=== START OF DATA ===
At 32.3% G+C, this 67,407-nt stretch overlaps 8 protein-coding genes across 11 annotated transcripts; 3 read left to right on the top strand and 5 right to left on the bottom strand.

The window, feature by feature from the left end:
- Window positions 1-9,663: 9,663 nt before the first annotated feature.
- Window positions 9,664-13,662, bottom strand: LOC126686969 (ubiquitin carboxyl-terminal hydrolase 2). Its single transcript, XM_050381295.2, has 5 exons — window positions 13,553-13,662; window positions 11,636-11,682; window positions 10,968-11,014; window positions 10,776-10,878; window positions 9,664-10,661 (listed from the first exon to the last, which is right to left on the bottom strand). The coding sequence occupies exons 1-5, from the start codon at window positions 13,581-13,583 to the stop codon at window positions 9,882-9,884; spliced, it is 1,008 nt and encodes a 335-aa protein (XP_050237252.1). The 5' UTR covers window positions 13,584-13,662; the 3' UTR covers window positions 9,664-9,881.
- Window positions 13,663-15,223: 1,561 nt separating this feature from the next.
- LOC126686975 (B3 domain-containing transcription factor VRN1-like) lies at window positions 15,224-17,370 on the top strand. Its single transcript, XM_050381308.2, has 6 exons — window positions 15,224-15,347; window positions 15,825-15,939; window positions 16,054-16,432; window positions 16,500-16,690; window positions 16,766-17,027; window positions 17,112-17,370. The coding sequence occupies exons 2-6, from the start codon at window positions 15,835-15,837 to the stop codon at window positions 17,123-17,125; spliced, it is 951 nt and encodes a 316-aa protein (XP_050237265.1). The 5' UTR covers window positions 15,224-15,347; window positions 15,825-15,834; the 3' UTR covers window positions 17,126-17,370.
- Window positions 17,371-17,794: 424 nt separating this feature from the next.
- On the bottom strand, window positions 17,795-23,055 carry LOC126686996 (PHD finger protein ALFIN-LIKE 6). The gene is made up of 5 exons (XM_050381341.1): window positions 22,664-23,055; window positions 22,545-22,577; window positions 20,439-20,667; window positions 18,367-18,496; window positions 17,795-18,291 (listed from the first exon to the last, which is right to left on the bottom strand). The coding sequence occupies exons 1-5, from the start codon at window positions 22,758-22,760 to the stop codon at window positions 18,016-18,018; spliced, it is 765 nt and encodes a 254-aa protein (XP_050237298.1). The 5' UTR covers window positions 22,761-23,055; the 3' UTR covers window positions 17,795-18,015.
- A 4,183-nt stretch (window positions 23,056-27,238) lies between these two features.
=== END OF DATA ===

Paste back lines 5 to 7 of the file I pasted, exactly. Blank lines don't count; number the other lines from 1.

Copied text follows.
- Window positions 13,663-15,223: 1,561 nt separating this feature from the next.
- LOC126686975 (B3 domain-containing transcription factor VRN1-like) lies at window positions 15,224-17,370 on the top strand. Its single transcript, XM_050381308.2, has 6 exons — window positions 15,224-15,347; window positions 15,825-15,939; window positions 16,054-16,432; window positions 16,500-16,690; window positions 16,766-17,027; window positions 17,112-17,370. The coding sequence occupies exons 2-6, from the start codon at window positions 15,835-15,837 to the stop codon at window positions 17,123-17,125; spliced, it is 951 nt and encodes a 316-aa protein (XP_050237265.1). The 5' UTR covers window positions 15,224-15,347; window positions 15,825-15,834; the 3' UTR covers window positions 17,126-17,370.
- Window positions 17,371-17,794: 424 nt separating this feature from the next.